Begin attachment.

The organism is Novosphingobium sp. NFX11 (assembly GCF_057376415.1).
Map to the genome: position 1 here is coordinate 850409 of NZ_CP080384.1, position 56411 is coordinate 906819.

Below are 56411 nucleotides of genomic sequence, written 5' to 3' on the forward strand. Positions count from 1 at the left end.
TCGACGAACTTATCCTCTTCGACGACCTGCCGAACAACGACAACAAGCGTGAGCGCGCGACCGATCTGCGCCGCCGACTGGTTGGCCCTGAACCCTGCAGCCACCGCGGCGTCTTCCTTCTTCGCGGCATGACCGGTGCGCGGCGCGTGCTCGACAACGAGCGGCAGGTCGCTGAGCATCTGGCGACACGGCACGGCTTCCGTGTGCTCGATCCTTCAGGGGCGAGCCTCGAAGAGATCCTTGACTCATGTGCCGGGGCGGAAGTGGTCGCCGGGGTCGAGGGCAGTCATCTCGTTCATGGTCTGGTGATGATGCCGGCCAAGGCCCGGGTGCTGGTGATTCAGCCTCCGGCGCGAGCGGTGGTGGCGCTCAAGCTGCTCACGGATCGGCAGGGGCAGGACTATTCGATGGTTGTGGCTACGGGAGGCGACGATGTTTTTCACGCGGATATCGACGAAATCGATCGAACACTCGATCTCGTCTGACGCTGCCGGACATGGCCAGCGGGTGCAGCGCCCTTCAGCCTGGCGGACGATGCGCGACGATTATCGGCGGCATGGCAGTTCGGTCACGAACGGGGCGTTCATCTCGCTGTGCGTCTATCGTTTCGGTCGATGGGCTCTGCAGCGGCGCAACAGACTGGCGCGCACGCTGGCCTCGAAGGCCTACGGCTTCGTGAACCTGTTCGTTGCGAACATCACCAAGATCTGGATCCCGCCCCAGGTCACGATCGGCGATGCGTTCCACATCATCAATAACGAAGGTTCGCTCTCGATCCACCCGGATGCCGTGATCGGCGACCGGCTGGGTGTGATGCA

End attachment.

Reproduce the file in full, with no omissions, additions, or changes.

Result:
The organism is Novosphingobium sp. NFX11 (assembly GCF_057376415.1).
Map to the genome: position 1 here is coordinate 850409 of NZ_CP080384.1, position 56411 is coordinate 906819.

Below are 56411 nucleotides of genomic sequence, written 5' to 3' on the forward strand. Positions count from 1 at the left end.
TCGACGAACTTATCCTCTTCGACGACCTGCCGAACAACGACAACAAGCGTGAGCGCGCGACCGATCTGCGCCGCCGACTGGTTGGCCCTGAACCCTGCAGCCACCGCGGCGTCTTCCTTCTTCGCGGCATGACCGGTGCGCGGCGCGTGCTCGACAACGAGCGGCAGGTCGCTGAGCATCTGGCGACACGGCACGGCTTCCGTGTGCTCGATCCTTCAGGGGCGAGCCTCGAAGAGATCCTTGACTCATGTGCCGGGGCGGAAGTGGTCGCCGGGGTCGAGGGCAGTCATCTCGTTCATGGTCTGGTGATGATGCCGGCCAAGGCCCGGGTGCTGGTGATTCAGCCTCCGGCGCGAGCGGTGGTGGCGCTCAAGCTGCTCACGGATCGGCAGGGGCAGGACTATTCGATGGTTGTGGCTACGGGAGGCGACGATGTTTTTCACGCGGATATCGACGAAATCGATCGAACACTCGATCTCGTCTGACGCTGCCGGACATGGCCAGCGGGTGCAGCGCCCTTCAGCCTGGCGGACGATGCGCGACGATTATCGGCGGCATGGCAGTTCGGTCACGAACGGGGCGTTCATCTCGCTGTGCGTCTATCGTTTCGGTCGATGGGCTCTGCAGCGGCGCAACAGACTGGCGCGCACGCTGGCCTCGAAGGCCTACGGCTTCGTGAACCTGTTCGTTGCGAACATCACCAAGATCTGGATCCCGCCCCAGGTCACGATCGGCGATGCGTTCCACATCATCAATAACGAAGGTTCGCTCTCGATCCACCCGGATGCCGTGATCGGCGACCGGCTGGGTGTGATGCA